Home NewsTechnology Water Treatment Europe Royal HaskoningDHV to start construction work on first full-scale Themista® sludge digestion plant

Royal HaskoningDHV to start construction work on first full-scale Themista® sludge digestion plant

Royal HaskoningDHV is getting ready to start construction work in 2018 on the first full-scale innovative Themista® sludge digestion technology plant

The firm will finalise the plant’s design, select contractors, apply for permits and start up construction during 2018. The latest completion date is mid-2020 – however, the aim is to deliver the fully tested Themista plant earlier.

On 25 January, Royal HaskoningDHV and the Schieland and Krimpenerwaard Water Authority signed an implementation agreement for the Kralingseveer wastewater treatment plant. The Themista technology makes it possible to extract more energy from biomass. Both parties have already demonstrated this on a smaller scale using a pilot plant.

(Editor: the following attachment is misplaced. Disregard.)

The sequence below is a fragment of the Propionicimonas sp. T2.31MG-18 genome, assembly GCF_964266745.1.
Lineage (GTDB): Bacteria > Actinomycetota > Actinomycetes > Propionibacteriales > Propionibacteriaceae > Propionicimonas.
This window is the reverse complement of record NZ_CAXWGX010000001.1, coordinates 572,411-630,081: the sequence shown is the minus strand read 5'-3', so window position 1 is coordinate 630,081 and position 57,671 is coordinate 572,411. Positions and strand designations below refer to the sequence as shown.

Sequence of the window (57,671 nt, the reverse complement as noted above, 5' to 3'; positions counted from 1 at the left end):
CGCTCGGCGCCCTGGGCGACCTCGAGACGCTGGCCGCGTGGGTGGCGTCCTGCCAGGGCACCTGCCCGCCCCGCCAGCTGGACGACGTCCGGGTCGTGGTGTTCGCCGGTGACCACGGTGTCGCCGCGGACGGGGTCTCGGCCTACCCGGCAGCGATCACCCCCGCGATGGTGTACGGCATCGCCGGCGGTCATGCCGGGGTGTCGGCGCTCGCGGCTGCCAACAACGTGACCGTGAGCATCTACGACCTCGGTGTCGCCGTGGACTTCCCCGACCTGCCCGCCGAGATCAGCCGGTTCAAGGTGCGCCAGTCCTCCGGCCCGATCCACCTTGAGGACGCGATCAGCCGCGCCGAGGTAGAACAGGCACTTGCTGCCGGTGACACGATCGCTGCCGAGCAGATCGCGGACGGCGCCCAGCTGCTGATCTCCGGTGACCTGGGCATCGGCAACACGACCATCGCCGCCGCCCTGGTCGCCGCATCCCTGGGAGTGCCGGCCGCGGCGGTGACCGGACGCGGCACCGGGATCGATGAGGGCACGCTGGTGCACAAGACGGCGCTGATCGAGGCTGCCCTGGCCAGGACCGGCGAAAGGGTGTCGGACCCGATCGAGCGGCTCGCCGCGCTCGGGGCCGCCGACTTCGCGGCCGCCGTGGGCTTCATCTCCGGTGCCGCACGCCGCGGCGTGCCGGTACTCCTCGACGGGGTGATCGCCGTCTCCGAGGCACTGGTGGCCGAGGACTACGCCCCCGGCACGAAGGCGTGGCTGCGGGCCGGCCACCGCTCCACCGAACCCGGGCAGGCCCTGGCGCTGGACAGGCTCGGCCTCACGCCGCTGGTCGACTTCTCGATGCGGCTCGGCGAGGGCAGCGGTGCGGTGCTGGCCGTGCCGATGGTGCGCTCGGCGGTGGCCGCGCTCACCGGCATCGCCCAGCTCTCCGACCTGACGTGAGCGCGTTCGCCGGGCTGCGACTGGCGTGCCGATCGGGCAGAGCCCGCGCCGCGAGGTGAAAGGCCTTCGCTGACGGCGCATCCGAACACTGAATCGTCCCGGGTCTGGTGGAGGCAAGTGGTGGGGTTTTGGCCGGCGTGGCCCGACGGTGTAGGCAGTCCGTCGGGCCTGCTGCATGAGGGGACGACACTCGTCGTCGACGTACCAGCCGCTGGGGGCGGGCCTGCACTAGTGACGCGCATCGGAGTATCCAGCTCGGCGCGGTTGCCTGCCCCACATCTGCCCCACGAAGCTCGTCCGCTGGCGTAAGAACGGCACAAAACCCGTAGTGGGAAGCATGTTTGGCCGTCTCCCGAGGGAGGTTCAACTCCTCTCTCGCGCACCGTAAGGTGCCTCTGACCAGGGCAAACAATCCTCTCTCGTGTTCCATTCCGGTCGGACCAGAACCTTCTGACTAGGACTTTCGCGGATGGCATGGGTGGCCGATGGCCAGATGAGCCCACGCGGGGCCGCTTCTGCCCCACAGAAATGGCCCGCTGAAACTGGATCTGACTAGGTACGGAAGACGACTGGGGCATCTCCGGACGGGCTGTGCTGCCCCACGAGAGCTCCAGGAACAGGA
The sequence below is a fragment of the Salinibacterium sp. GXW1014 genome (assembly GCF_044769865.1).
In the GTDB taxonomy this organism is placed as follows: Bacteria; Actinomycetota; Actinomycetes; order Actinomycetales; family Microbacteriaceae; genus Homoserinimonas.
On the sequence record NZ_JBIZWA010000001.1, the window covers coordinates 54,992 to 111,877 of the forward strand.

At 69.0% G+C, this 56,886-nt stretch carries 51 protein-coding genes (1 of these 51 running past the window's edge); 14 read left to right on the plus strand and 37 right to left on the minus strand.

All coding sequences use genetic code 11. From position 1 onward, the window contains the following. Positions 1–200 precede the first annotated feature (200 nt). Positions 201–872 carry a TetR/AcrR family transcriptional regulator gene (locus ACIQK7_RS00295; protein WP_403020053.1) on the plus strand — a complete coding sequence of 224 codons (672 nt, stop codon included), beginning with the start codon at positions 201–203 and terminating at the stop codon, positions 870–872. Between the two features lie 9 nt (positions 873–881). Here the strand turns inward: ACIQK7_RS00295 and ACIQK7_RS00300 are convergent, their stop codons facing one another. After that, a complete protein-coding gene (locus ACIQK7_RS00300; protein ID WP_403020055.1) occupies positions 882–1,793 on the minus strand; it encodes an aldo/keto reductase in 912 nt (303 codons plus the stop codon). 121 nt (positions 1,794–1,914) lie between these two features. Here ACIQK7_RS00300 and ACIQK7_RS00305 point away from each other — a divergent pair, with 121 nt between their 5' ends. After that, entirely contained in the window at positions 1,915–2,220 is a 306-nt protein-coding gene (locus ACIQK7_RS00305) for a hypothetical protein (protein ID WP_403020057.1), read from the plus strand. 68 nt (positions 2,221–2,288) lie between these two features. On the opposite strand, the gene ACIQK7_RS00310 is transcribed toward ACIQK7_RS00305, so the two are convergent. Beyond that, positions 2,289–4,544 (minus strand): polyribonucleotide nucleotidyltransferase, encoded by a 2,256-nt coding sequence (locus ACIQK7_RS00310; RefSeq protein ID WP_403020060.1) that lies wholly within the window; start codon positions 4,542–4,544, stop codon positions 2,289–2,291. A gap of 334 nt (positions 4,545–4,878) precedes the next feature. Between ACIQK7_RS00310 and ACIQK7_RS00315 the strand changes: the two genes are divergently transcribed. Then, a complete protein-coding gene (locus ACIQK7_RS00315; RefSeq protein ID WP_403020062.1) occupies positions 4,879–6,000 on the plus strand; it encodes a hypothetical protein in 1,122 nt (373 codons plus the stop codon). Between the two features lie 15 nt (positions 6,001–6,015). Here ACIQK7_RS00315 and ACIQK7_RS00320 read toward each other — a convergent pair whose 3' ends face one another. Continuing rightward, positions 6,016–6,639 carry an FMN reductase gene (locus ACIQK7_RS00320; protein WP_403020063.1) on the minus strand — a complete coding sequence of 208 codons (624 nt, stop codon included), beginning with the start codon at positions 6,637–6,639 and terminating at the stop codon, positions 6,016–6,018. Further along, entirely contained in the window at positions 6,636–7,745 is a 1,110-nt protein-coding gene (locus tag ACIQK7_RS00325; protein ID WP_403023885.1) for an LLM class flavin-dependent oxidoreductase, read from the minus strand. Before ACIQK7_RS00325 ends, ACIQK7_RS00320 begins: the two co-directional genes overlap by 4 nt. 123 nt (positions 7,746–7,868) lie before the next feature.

Biomass, such as wastewater sludge, contains energy and the digestion of biomass produces gas. However, current digestion and biogas production methods often are not optimised.

Themista®, developed alongside Ephyra® another sludge digestion technology, is a thermal pre-treatment technology focused on improving and optimising sludge digestion processes at wastewater treatment plants.

It uses higher temperatures in comparison to conventional digestion plants, to result in better mixing, greater sludge breakdown (and less residual waste), greater biogas production and eliminate foam problems. Royal HaskoningDHV and the Water Authority developed the technology together with STOWA and the Zuiderzeeland Water Authority.

Agnes van Zoelen, member of the Water Authority Board commented:

“The amount of energy consumed is highest for wastewater purification. We are looking at ways of consuming less energy, as well as how to generate increased sustainable energy. Partnerships such as Themista are key to developing innovative solutions that help make the wastewater treatment process more sustainable.”

Together with the Zuiderzeeland Water Authority, STOWA, Delft University of Technology and Royal HaskoningDHV, the Schieland and Krimpenerwaard Water Authority is working on developing both the Themista and Ephyra® sludge digestion technologies.

The project is co-financed by the European Union’s LIFE funding instrument and a Top Sector Energy Subsidy from the Dutch Ministry of Economic Affairs.

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